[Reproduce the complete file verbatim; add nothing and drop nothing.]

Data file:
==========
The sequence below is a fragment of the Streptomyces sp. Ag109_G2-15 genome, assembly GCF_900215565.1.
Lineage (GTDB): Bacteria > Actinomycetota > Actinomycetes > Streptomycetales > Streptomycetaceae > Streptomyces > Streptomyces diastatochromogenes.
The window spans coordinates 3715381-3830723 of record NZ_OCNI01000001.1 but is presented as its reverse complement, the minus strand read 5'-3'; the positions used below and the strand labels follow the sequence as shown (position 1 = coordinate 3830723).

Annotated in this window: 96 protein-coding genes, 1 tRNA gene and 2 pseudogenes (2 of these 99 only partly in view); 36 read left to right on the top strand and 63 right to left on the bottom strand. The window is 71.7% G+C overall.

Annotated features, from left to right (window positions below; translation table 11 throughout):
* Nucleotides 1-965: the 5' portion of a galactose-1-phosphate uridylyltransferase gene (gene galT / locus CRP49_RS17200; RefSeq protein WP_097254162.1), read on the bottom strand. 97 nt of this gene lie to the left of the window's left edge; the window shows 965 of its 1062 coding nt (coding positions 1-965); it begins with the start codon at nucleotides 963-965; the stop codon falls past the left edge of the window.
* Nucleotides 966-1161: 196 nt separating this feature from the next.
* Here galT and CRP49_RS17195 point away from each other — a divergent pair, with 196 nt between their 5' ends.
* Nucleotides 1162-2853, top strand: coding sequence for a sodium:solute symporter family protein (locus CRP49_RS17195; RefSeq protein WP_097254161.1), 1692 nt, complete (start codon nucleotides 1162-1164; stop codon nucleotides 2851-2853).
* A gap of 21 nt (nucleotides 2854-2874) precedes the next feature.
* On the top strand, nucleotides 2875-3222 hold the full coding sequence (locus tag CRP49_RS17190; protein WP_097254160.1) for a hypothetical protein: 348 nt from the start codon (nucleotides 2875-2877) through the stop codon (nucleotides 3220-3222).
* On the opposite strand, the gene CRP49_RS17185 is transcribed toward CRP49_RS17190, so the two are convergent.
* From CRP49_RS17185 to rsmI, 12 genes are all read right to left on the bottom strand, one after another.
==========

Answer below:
The sequence below is a fragment of the Streptomyces sp. Ag109_G2-15 genome, assembly GCF_900215565.1.
Lineage (GTDB): Bacteria > Actinomycetota > Actinomycetes > Streptomycetales > Streptomycetaceae > Streptomyces > Streptomyces diastatochromogenes.
The window spans coordinates 3715381-3830723 of record NZ_OCNI01000001.1 but is presented as its reverse complement, the minus strand read 5'-3'; the positions used below and the strand labels follow the sequence as shown (position 1 = coordinate 3830723).

Annotated in this window: 96 protein-coding genes, 1 tRNA gene and 2 pseudogenes (2 of these 99 only partly in view); 36 read left to right on the top strand and 63 right to left on the bottom strand. The window is 71.7% G+C overall.

Annotated features, from left to right (window positions below; translation table 11 throughout):
* Nucleotides 1-965: the 5' portion of a galactose-1-phosphate uridylyltransferase gene (gene galT / locus CRP49_RS17200; RefSeq protein WP_097254162.1), read on the bottom strand. 97 nt of this gene lie to the left of the window's left edge; the window shows 965 of its 1062 coding nt (coding positions 1-965); it begins with the start codon at nucleotides 963-965; the stop codon falls past the left edge of the window.
* Nucleotides 966-1161: 196 nt separating this feature from the next.
* Here galT and CRP49_RS17195 point away from each other — a divergent pair, with 196 nt between their 5' ends.
* Nucleotides 1162-2853, top strand: coding sequence for a sodium:solute symporter family protein (locus CRP49_RS17195; RefSeq protein WP_097254161.1), 1692 nt, complete (start codon nucleotides 1162-1164; stop codon nucleotides 2851-2853).
* A gap of 21 nt (nucleotides 2854-2874) precedes the next feature.
* On the top strand, nucleotides 2875-3222 hold the full coding sequence (locus tag CRP49_RS17190; protein WP_097254160.1) for a hypothetical protein: 348 nt from the start codon (nucleotides 2875-2877) through the stop codon (nucleotides 3220-3222).
* On the opposite strand, the gene CRP49_RS17185 is transcribed toward CRP49_RS17190, so the two are convergent.
* From CRP49_RS17185 to rsmI, 12 genes are all read right to left on the bottom strand, one after another.